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Historic Downtown Response and Recovery

Sonia Allman, 615-862-4494

Inspection of underground sewer infrastructure

Today Metro Water Services’ Contractor, Ace Pipe Cleaning, Inc. began inspection of the underground sewer infrastructure in the area of the Christmas Day tragedy. The sewer line in 2nd Avenue North is a combination of clay pipe, concrete pipe and unknown material (most likely clay). The clay portion of the pipe is 10-inch and 12-inch in diameter and dates to 1903. It is possible that these clay pipes 5 feet to 8 feet underground may have been damaged due to the blast’s impact and vibration.

Ace Pipe Cleaning, Inc., will use CCTV equipment to visually inspect the sewer lines. The CCTV camera, connected to a crawler with a flexible cable, is lowered into a sewer manhole. The technician can control the movement of the crawler as well as the camera and see a real time view of the pipe on a monitor. Video footage of the inspection will be used by Metro Water Services personnel to assess the condition of the pipes.

The inspection perimeter is Union Street to Broadway and 4th Avenue North to the River. The inspection will begin at Union Street and move toward 2nd Avenue North to make sure that there is no damage to the sewers where buildings will be occupied first.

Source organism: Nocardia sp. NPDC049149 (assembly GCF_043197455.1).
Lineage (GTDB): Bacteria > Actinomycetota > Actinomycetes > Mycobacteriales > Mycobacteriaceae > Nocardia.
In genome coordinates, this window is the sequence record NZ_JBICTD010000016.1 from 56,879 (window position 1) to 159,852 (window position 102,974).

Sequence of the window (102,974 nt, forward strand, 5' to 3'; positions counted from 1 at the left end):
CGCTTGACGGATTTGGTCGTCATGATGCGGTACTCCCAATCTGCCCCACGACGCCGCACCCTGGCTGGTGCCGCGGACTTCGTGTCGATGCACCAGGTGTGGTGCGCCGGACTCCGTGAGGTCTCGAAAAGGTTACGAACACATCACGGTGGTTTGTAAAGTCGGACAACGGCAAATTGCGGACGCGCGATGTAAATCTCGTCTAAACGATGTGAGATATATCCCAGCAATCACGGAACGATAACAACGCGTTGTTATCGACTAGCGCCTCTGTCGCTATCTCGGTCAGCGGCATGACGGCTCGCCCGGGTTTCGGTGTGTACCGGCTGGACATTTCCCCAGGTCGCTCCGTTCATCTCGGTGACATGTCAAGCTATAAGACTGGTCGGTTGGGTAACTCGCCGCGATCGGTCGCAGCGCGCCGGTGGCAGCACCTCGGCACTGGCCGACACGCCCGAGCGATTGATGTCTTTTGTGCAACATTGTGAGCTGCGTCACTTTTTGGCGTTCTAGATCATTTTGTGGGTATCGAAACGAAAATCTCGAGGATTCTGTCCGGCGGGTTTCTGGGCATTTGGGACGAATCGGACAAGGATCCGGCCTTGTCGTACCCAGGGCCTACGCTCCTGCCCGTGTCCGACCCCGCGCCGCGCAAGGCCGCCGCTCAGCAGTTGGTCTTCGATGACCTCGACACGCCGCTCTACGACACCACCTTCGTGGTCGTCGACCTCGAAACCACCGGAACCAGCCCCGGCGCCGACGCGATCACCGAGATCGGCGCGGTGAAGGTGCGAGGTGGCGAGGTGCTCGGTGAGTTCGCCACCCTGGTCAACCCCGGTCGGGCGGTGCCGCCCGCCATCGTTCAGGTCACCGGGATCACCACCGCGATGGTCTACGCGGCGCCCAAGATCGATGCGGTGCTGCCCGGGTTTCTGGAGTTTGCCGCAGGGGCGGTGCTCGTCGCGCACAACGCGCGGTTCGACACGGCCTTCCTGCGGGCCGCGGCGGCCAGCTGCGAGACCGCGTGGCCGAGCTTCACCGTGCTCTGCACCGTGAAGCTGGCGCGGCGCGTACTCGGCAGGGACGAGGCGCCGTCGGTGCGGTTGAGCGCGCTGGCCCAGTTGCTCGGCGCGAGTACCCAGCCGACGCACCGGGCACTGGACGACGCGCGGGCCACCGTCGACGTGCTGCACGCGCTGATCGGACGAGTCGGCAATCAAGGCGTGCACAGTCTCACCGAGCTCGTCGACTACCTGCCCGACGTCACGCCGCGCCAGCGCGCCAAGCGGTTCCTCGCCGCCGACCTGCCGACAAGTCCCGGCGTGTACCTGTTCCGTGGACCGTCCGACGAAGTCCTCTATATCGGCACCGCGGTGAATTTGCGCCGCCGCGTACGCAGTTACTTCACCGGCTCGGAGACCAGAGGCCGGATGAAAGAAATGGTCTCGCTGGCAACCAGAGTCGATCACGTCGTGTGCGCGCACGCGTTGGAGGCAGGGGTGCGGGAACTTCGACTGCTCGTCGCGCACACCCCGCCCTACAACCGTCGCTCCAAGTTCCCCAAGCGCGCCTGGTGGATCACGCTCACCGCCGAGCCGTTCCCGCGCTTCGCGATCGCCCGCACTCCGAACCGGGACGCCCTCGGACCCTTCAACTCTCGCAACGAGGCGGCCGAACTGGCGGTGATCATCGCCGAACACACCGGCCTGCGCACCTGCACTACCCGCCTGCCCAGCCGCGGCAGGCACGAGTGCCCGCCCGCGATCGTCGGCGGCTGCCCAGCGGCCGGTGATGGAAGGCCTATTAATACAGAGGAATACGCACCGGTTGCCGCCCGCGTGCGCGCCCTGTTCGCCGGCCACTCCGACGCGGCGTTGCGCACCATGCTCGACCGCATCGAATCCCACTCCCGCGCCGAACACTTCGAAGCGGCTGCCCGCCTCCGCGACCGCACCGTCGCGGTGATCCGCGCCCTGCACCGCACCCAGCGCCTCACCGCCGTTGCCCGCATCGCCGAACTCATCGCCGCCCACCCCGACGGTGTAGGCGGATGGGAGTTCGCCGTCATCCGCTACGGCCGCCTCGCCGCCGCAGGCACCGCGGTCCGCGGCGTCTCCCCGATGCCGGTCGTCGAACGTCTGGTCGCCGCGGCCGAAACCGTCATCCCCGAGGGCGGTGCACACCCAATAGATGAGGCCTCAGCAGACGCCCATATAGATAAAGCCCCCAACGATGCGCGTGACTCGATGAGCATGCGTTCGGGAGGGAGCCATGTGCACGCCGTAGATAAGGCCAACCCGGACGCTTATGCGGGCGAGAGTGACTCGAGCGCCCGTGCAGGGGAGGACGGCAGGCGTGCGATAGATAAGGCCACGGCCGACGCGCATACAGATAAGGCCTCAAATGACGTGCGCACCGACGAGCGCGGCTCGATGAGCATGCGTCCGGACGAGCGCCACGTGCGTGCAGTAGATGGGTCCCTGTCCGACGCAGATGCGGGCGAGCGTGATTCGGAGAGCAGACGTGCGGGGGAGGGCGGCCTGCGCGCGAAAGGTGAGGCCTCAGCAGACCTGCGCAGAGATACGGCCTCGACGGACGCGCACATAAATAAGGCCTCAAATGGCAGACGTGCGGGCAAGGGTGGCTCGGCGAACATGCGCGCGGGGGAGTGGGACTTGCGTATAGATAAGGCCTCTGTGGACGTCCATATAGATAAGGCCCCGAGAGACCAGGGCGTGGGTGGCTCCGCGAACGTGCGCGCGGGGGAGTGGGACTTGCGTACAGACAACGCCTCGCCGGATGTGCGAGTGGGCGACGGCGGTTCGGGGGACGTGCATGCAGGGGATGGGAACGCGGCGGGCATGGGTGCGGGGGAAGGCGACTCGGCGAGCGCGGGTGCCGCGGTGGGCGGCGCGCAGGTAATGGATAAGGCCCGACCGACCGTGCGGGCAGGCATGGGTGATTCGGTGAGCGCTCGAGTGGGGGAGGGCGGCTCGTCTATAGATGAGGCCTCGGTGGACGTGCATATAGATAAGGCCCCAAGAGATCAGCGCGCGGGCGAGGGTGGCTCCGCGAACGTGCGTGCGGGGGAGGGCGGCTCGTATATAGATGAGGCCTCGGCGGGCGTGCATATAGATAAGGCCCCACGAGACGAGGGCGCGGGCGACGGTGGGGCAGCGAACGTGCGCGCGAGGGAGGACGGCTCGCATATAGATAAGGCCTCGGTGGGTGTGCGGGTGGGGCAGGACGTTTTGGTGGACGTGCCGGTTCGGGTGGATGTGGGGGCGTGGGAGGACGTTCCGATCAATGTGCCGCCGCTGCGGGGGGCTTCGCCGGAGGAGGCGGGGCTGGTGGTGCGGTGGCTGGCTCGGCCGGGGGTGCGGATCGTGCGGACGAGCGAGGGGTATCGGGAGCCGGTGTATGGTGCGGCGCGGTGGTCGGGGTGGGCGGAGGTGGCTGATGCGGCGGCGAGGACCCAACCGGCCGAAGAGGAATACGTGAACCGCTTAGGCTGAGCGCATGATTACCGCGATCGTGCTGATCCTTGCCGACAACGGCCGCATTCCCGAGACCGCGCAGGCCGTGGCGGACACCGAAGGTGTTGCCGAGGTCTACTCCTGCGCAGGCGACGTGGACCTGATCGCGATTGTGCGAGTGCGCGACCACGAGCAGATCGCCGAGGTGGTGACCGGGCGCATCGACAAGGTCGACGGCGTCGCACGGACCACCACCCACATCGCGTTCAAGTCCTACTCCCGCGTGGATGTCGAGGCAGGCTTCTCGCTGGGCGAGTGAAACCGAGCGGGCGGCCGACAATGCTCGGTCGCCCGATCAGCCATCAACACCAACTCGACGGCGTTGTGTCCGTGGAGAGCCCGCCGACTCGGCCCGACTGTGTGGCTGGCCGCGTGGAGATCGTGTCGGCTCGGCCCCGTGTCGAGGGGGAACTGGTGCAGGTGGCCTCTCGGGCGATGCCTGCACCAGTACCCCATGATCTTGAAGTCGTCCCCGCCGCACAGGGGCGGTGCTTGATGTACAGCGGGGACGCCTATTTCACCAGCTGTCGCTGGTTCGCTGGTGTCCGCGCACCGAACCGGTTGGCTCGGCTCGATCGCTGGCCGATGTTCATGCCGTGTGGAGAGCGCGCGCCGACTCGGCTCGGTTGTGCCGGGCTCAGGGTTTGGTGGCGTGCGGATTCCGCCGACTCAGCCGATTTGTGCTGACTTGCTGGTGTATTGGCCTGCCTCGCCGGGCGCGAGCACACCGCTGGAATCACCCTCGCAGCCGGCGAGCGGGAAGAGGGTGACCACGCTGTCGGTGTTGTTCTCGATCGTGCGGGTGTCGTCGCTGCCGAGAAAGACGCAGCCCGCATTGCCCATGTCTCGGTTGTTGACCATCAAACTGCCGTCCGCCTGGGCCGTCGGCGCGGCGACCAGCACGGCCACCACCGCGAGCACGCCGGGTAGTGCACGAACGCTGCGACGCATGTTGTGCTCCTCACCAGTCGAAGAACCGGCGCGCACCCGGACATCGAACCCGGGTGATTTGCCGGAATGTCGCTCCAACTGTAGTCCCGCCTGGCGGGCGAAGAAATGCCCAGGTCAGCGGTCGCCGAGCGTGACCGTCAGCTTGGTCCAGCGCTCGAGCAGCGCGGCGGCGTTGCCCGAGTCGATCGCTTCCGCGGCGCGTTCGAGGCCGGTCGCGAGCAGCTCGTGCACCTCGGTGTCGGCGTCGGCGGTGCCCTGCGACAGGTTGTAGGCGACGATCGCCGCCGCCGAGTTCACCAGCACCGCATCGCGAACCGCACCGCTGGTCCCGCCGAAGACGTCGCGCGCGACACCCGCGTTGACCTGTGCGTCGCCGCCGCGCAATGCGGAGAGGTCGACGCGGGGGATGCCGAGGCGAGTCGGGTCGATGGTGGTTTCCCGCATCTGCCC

In some areas it may be necessary to clean the sewer line in order to inspect it. This will be done using a large jet vac which utilizes a strong jet of water to dislodge debris and a vacuum to draw it out of the pipe.

Ace Pipe Cleaning, Inc. will inspect 12,000 feet of sewer line ranging in size from 8 inches to 30 inches.

  • Clay, approximately 3300 feet
  • Unknown, approximately 5300 feet
  • Concrete, approximately 1800 feet
  • Brick, approximately 450 feet, some lined

The inspection (and potential cleaning) cost is estimated to be $75,000.

Based on the condition of the pipe, Water Service engineers will determine if repair or replacement is necessary. We will not have additional information until we are able to complete the inspections.

Currently, we do not believe there was any damage to the public water system. The overall water and sewer systems are functioning normally.


We have over 3,100 miles of sewer main in our system and 58% of it is over 40 years old.

Much of system in the downtown area is a combined sewer system meaning a single pipe conveys both sanitary sewage and stormwater. Combined sewer systems are common in cities that developed in the 19th century. Since there were no facilities for treating wastewater in that era, it was common practice that sewage and stormwater were both discharged directly to the rivers and streams.

In 1958, the Central Wastewater Treatment plant was completed, and the combined pipes now convey both the sewage and the stormwater to the wastewater treatment plant.